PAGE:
There was a letter once,' she said,
'Upon the sand.'
'There was, in truth, a letter writ
On sand,' I said, 'and swept from view;
But that same hand which fashioned it
Is given to you.
'Efface the letter; wherefore keep
An image which the sands forego?'
'Albeit that fear had seemed to sleep,'
She answered low,
'I could not choose but wake it now;
For do but turn aside your face,
A house on yonder hilly brow
Your eyes may trace.
'The chestnut shelters it; ah me,
That I should have so faint a heart!
But yestereve, as by the sea
I sat apart,
'I heard a name, I saw a hand
Of passing stranger point that way—
And will he meet her on the strand,
When late we stray?
'For she is come, for she is there,
I heard it in the dusk, and heard
Admiring words, that named her fairs
But little stirred
'By beauty of the wood and wave,
And weary of an old man's sway;
For it was sweeter to enslave
Than to obey.'
—The voice of one that near us stood,
The rustle of a silken fold,
A scent of eastern sandalwood,
A gleam of gold!
A lady! In the narrow space
Between the husband and the wife,
But nearest him—she showed a face
With dangers rife;
A subtle smile that dimpling fled,
As night-black lashes rose and fell:
I looked, and to myself I said,
'The letter L.'
He, too, looked up, and with arrest
Of breath and motion held his gaze,
Nor cared to hide within his breast
His deep amaze;
Nor spoke till on her near advance
His dark cheek flushed a ruddier hue;
And with his change of countenance
Hers altered too.
'Lenore!' his voice was like the cry
Of one entreating; and he said
But that—then paused with such a sigh
As mourns the dead.
And seated near, with no demur
Of bashful doubt she silence broke,
Though I alone could answer her
When first she spoke.
She looked: her eyes were beauty's own;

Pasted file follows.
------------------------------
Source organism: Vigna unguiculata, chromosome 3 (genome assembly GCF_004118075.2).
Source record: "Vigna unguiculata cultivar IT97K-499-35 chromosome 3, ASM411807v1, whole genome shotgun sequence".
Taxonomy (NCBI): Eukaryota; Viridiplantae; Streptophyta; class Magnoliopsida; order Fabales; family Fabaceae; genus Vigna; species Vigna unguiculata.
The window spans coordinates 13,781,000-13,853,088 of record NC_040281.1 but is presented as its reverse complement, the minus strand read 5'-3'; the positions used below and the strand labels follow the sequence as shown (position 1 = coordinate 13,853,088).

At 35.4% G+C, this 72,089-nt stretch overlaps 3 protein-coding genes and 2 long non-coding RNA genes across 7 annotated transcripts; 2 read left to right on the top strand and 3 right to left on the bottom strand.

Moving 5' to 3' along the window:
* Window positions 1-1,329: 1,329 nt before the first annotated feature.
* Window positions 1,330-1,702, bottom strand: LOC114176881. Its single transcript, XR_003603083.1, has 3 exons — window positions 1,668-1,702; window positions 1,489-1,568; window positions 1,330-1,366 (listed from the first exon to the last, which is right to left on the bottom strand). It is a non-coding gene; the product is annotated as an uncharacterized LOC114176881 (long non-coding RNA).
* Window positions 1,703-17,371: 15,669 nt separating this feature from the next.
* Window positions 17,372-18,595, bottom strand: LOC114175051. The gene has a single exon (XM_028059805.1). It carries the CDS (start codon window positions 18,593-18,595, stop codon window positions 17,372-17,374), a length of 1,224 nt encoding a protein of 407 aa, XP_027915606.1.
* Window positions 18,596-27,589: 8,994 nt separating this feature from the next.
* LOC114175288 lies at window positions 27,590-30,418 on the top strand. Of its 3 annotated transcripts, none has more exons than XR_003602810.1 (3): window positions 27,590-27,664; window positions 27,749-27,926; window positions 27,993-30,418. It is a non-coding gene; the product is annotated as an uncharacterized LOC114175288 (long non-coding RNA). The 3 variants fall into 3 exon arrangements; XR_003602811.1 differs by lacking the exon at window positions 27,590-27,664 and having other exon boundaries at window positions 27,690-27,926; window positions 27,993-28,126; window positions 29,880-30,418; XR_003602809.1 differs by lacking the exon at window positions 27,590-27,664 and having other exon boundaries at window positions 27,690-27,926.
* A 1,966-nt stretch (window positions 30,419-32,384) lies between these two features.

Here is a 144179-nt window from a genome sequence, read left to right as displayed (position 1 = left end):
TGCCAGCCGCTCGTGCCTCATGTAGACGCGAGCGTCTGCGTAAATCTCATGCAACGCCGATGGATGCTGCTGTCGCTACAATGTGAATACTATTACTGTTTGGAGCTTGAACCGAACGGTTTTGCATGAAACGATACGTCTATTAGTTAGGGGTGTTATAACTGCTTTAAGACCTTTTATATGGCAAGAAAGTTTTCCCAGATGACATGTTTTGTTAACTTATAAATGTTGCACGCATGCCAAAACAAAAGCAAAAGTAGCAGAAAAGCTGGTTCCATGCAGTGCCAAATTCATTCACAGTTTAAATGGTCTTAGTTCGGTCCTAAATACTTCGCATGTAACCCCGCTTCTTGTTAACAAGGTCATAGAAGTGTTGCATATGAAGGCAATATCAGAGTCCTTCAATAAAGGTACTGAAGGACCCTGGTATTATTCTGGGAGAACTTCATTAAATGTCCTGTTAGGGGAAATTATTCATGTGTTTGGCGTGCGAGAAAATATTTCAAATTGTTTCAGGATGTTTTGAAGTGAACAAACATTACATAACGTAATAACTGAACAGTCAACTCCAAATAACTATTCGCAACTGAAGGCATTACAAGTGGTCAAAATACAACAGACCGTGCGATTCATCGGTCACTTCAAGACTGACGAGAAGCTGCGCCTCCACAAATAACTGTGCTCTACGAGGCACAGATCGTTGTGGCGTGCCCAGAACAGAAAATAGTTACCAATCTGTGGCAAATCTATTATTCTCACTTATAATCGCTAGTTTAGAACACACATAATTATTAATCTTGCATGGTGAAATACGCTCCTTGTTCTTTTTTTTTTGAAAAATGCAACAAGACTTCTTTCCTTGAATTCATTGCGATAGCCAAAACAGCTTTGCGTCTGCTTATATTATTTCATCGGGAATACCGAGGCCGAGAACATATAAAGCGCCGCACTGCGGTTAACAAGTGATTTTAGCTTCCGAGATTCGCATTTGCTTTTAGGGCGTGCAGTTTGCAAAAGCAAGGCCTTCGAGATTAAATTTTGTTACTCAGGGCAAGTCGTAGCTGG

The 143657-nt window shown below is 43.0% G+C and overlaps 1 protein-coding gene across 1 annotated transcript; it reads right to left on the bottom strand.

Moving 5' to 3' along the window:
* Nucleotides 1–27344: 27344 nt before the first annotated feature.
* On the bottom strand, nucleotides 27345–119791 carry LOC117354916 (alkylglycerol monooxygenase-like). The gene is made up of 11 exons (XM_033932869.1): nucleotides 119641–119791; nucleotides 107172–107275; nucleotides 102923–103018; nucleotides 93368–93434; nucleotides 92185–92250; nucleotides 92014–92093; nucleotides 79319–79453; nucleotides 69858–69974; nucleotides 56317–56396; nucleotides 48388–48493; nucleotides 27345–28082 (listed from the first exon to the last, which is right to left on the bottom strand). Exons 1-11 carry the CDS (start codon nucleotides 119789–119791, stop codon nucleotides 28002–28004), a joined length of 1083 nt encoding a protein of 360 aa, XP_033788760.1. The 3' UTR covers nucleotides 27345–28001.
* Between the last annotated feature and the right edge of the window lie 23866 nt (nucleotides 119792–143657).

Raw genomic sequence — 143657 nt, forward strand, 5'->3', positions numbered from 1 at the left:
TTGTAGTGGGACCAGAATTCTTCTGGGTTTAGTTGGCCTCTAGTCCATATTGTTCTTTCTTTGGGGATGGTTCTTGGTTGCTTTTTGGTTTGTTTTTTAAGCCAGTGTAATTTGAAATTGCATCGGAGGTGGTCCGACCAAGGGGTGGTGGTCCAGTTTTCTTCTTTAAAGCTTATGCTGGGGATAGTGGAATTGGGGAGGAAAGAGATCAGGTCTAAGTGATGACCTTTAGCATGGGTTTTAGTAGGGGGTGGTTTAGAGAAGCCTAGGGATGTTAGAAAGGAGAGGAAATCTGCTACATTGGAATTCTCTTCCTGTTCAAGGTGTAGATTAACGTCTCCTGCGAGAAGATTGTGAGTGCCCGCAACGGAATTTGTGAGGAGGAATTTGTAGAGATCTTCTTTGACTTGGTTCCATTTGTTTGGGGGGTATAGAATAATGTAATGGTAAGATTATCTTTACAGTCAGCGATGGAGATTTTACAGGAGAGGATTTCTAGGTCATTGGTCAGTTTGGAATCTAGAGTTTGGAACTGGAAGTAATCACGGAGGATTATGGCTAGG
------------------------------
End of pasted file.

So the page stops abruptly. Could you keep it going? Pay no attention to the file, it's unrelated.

She shed their sweetness into his;
Nor spared the married wife one moan
That bitterest is.
She spoke, and lo, her loveliness
Methought she damaged with her tongue;
And every sentence made it less,
So false they rung.
The rallying voice, the light demand,
Half flippant, half unsatisfied;
The vanity sincere and bland—
The answers wide.
And now her talk was of the East,
And next her talk was of the sea;
'And has the love for it increased
You shared with me?'
He answered not, but grave and still
With earnest eyes her face perused.
And locked his lips with steady will,
As one that mused—
That mused and wondered. Why his gaze
Should dwell on her, methought, was plain;
But reason that should wonder raise
I sought in vain.
And near and near the children drew,
Attracted by her rich array,
And gems that trembling into view
Like raindrops lay.
He spoke: the wife her baby took
And pressed the little face to hers;
What pain soe'er her bosom shook,
What jealous stirs
Might stab her heart, she hid them so,
The cooing babe a veil supplied;
And if she listened none might know,
Or if she sighed;
Or if forecasting grief and care
Unconscious solace thence she drew,
And lulled her babe, and unaware
Lulled sorrow too.
The lady, she interpreter
For looks or language wanted none,
If yet dominion stayed with her—
So lightly won;
If yet the heart she wounded sore
Could yearn to her, and let her see
The homage that was evermore
If sign would yield that it had bled,
Or rallied from the faithless blow,
Or sick or sullen stooped to wed,
She craved to know.